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Monday, March 8, 2021

The catch-up coffee: Monday, March 8, 2021


News by Lindsay M.

Welcome to Digitally Downloaded’s regular catch-up news feature. With each issue we will bring you the best news that you may have missed. Grab the biggest mug you’ve got, fill it with your favourite brew, and catch up with us (and our favourite news anchor, Dee Dee)!

The Silver Case 2425 coming West for Switch later this year


The Nintendo Switch has been sorely lacking in The Silver Case until now, as neither it nor its sequel has appeared on the platform. It only makes sense that both will be released together. The Silver Case 2425, which includes the remaster of both The Silver Case and The 25th Ward: The Silver Case, will be released for Nintendo Switch on July 6 in North America and Europe. Developed by Grasshopper Manufacture and published by NIS America and Playism, The Silver Case first launched for PlayStation in 1999 and the remaster launched in 2016; The 25th Ward: The Silver Case first launch for mobile devices in 2005 (it was the quickest way to get the game out) with the remake launching in 2018. The Silver Case 2425 is already available for PlayStation 4 worldwide and Nintendo Switch in Japan. Here's the trailer for this July's release:



Both titles were created by Goichi Suda, otherwise known at SUDA51. He wrote the entirety of the first game, and one of three scenarios in the second. Both fall solidly into the crime noir genre. The Silver Case has detectives of the 24 Wards Heinous Crimes Unit looking for a serial killer who was dormant for two decades. The problem is, nobody really knows who or what he is, and whether the new killings are by a copycat or the original. Set five years after the first game, The 25th Ward: The Silver Case follows the story of a detective investigating a woman found dead under mysterious circumstances. The music suits each title perfectly; it is composed by Masafumi Takada (Danganronpa, No More Heroes).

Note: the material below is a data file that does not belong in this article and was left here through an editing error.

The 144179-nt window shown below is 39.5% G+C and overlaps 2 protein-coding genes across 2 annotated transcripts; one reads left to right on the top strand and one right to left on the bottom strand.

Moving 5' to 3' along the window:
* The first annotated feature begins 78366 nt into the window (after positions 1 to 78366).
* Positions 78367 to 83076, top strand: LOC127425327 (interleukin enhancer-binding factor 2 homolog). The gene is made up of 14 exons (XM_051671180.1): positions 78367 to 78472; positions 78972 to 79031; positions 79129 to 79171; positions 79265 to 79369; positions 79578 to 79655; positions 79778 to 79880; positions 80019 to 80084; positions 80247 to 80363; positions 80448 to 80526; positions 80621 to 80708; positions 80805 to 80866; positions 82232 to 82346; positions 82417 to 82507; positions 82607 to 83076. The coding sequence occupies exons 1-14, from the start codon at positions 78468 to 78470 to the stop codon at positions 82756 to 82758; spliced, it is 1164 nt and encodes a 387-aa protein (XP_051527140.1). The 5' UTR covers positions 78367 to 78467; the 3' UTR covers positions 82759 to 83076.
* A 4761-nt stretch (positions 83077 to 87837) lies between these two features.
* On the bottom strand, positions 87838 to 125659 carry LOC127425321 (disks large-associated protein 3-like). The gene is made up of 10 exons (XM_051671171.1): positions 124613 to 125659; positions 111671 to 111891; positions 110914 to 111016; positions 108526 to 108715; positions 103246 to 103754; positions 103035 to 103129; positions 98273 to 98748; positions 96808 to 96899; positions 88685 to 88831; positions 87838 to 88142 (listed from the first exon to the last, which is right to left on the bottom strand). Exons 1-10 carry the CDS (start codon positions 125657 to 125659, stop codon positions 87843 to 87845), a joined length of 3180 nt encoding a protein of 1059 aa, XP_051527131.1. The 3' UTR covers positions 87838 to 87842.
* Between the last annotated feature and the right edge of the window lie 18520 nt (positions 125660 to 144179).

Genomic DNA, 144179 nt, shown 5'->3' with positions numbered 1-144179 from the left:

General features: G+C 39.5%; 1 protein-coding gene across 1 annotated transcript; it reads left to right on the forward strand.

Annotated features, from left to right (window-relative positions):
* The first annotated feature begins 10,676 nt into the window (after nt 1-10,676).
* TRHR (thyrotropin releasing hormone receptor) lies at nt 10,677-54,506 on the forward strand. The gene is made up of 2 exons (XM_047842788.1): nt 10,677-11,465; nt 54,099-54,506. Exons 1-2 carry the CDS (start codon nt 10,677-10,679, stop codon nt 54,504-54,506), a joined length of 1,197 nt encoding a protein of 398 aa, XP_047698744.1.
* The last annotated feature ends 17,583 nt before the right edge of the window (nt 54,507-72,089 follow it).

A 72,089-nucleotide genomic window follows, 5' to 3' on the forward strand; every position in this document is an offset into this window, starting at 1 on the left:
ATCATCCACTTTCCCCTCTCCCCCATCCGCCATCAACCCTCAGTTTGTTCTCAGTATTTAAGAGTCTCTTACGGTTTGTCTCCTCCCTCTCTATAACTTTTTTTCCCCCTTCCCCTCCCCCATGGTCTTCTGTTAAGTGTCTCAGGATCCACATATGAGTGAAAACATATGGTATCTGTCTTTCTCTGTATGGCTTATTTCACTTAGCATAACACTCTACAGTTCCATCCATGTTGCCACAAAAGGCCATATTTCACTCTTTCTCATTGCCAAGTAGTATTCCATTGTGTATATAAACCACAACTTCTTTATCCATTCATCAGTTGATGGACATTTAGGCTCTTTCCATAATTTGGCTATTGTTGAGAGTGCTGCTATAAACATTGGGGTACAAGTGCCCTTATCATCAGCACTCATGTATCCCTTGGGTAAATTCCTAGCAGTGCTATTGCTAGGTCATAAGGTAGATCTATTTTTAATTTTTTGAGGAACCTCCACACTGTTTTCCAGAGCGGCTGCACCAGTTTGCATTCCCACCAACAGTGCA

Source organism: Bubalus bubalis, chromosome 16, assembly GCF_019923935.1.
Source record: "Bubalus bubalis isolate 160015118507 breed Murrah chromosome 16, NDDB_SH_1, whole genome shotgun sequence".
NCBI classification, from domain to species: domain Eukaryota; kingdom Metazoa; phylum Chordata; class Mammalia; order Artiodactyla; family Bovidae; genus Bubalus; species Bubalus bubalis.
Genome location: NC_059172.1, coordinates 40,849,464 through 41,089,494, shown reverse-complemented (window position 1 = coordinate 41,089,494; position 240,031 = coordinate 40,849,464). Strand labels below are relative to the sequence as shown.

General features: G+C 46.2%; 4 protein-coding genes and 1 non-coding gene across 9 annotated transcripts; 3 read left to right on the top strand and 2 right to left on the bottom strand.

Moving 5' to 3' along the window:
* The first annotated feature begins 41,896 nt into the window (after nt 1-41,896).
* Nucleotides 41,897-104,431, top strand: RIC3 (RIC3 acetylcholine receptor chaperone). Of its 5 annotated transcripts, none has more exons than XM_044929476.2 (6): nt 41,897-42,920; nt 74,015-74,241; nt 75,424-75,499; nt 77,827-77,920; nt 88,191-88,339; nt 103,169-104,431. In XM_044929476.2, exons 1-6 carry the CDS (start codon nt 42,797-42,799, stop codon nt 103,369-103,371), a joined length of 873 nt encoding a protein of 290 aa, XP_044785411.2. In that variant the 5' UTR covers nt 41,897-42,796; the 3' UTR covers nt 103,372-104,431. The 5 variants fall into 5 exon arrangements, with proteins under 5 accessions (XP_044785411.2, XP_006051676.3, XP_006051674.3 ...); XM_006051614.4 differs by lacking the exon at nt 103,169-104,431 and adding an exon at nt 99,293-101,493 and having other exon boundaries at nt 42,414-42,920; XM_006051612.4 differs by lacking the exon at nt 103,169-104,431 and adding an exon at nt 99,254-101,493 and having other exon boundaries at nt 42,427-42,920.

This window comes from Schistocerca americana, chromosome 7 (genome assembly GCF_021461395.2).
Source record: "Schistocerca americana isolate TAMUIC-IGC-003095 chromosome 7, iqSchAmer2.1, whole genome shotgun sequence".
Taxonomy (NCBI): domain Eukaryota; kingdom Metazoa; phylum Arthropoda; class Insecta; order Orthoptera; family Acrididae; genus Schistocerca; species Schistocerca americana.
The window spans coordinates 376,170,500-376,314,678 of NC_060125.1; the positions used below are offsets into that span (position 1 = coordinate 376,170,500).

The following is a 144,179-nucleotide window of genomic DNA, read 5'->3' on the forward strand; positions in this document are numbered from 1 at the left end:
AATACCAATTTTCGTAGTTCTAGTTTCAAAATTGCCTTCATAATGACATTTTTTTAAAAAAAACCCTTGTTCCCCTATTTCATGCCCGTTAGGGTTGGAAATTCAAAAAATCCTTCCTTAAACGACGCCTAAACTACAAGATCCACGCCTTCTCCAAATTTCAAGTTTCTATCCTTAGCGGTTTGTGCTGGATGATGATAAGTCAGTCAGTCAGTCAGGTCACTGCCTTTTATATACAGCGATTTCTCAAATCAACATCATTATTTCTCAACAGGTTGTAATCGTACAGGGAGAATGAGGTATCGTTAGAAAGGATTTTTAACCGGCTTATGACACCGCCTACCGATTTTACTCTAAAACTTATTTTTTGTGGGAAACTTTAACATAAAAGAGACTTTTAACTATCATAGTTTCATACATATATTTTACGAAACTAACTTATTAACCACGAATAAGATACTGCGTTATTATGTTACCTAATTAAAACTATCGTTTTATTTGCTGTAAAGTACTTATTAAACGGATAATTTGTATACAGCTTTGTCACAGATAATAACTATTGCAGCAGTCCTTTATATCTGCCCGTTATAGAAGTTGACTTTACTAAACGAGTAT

For anyone looking for a physical copy, consider the limited edition being sold via the NIS America Online store – it is now available for pre-order here. It includes the game, a hardcover art book, a soundtrack on CD, two comics, a poster, and a collector's box.

Vet sim Pups & Purrs Animal Hospital also coming West for Switch later this year


A game starring furbabies will always get my attention, and Pups & Purrs Animal Hospital is no different. Released last July in Japan as Wan Nyan Doubutsu Byouin: Pet o Tasukeru Daiji-na Oshigoto, the English-language version will launch in North America and Europe for Nintendo Switch this (Northern) summer. Here's the announcement trailer:



Pups & Purrs Animal Hospital puts the player in the role of a veterinarian at said animal hospital. When pets don't feel well, they'll be coming to the vet for care. Look them over, do whatever tests may be necessary (such as x-rays), and use tools such as a thermometer and a stethoscope. 18 different breeds will need help over the course of the game.